What fields keep nano created devices from performing or assimulating ? Magnetic fields ? Are do they assimilate ?
Stoney Reply
why we need to study biomolecules, molecular biology in nanotechnology?
Adin Reply
?
Kyle
yes I'm doing my masters in nanotechnology, we are being studying all these domains as well..
Adin
why?
Adin
what school?
Kyle
biomolecules are e building blocks of every organics and inorganic materials.
Joe
anyone know any internet site where one can find nanotechnology papers?
Damian Reply
research.net
kanaga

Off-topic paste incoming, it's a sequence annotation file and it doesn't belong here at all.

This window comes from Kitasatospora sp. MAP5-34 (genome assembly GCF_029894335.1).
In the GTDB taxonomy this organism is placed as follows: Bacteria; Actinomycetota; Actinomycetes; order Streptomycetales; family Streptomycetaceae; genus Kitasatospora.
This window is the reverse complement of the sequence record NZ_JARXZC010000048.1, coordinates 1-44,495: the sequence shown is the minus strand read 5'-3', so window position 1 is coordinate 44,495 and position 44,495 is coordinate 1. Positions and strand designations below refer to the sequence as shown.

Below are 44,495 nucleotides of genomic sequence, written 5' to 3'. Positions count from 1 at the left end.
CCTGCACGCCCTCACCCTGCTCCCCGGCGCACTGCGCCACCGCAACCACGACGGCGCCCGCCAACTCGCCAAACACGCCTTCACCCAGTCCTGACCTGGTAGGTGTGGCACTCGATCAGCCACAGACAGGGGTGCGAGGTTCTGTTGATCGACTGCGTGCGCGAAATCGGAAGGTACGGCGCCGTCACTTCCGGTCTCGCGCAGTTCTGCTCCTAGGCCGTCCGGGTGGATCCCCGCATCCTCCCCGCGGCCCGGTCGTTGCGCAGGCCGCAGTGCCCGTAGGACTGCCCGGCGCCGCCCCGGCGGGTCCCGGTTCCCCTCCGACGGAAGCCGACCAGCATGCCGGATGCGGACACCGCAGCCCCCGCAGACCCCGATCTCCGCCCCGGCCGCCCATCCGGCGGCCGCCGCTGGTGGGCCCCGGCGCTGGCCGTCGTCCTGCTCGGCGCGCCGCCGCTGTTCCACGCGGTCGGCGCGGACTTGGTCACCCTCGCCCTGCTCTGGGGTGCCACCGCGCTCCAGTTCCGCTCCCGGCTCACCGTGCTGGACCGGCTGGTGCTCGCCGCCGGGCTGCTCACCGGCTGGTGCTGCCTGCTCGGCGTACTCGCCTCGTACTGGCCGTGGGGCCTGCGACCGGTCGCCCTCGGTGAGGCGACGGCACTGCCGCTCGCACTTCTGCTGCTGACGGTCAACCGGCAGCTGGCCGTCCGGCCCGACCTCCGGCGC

sciencedirect big data base
Ernesto
Introduction about quantum dots in nanotechnology
Praveena Reply
what does nano mean?
Anassong Reply
nano basically means 10^(-9). nanometer is a unit to measure length.
Bharti
do you think it's worthwhile in the long term to study the effects and possibilities of nanotechnology on viral treatment?
Damian Reply
absolutely yes
Daniel
how did you get the value of 2000N.What calculations are needed to arrive at it
Smarajit Reply
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Source:  OpenStax, Economic development for the 21st century. OpenStax CNX. Jun 05, 2015 Download for free at http://legacy.cnx.org/content/col11747/1.12